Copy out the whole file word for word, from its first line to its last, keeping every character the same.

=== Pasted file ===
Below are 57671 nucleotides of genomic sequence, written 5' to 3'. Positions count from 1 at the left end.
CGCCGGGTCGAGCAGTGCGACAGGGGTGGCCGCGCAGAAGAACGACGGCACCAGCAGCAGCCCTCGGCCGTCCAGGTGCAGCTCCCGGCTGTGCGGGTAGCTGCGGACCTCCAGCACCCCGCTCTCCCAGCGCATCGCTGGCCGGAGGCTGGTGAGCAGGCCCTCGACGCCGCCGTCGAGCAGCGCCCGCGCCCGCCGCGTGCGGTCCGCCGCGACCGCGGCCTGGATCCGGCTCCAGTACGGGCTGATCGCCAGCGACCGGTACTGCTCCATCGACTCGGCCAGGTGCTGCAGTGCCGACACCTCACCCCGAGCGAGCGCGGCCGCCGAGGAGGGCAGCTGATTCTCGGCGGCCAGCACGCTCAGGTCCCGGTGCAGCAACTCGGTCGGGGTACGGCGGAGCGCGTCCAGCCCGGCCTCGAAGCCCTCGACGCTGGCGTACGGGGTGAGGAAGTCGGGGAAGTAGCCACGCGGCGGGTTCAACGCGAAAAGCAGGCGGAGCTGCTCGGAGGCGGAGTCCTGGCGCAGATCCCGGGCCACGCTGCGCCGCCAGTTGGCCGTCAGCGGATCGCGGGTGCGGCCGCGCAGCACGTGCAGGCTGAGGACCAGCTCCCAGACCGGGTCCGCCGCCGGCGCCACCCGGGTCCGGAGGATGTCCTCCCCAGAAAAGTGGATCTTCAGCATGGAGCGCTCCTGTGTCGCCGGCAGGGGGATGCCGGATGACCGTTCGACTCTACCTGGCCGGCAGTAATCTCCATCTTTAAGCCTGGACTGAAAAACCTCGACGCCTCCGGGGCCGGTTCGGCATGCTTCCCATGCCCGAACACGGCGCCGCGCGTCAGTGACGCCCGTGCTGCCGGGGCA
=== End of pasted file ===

Below are 57671 nucleotides of genomic sequence, written 5' to 3'. Positions count from 1 at the left end.
CGCCGGGTCGAGCAGTGCGACAGGGGTGGCCGCGCAGAAGAACGACGGCACCAGCAGCAGCCCTCGGCCGTCCAGGTGCAGCTCCCGGCTGTGCGGGTAGCTGCGGACCTCCAGCACCCCGCTCTCCCAGCGCATCGCTGGCCGGAGGCTGGTGAGCAGGCCCTCGACGCCGCCGTCGAGCAGCGCCCGCGCCCGCCGCGTGCGGTCCGCCGCGACCGCGGCCTGGATCCGGCTCCAGTACGGGCTGATCGCCAGCGACCGGTACTGCTCCATCGACTCGGCCAGGTGCTGCAGTGCCGACACCTCACCCCGAGCGAGCGCGGCCGCCGAGGAGGGCAGCTGATTCTCGGCGGCCAGCACGCTCAGGTCCCGGTGCAGCAACTCGGTCGGGGTACGGCGGAGCGCGTCCAGCCCGGCCTCGAAGCCCTCGACGCTGGCGTACGGGGTGAGGAAGTCGGGGAAGTAGCCACGCGGCGGGTTCAACGCGAAAAGCAGGCGGAGCTGCTCGGAGGCGGAGTCCTGGCGCAGATCCCGGGCCACGCTGCGCCGCCAGTTGGCCGTCAGCGGATCGCGGGTGCGGCCGCGCAGCACGTGCAGGCTGAGGACCAGCTCCCAGACCGGGTCCGCCGCCGGCGCCACCCGGGTCCGGAGGATGTCCTCCCCAGAAAAGTGGATCTTCAGCATGGAGCGCTCCTGTGTCGCCGGCAGGGGGATGCCGGATGACCGTTCGACTCTACCTGGCCGGCAGTAATCTCCATCTTTAAGCCTGGACTGAAAAACCTCGACGCCTCCGGGGCCGGTTCGGCATGCTTCCCATGCCCGAACACGGCGCCGCGCGTCAGTGACGCCCGTGCTGCCGGGGCA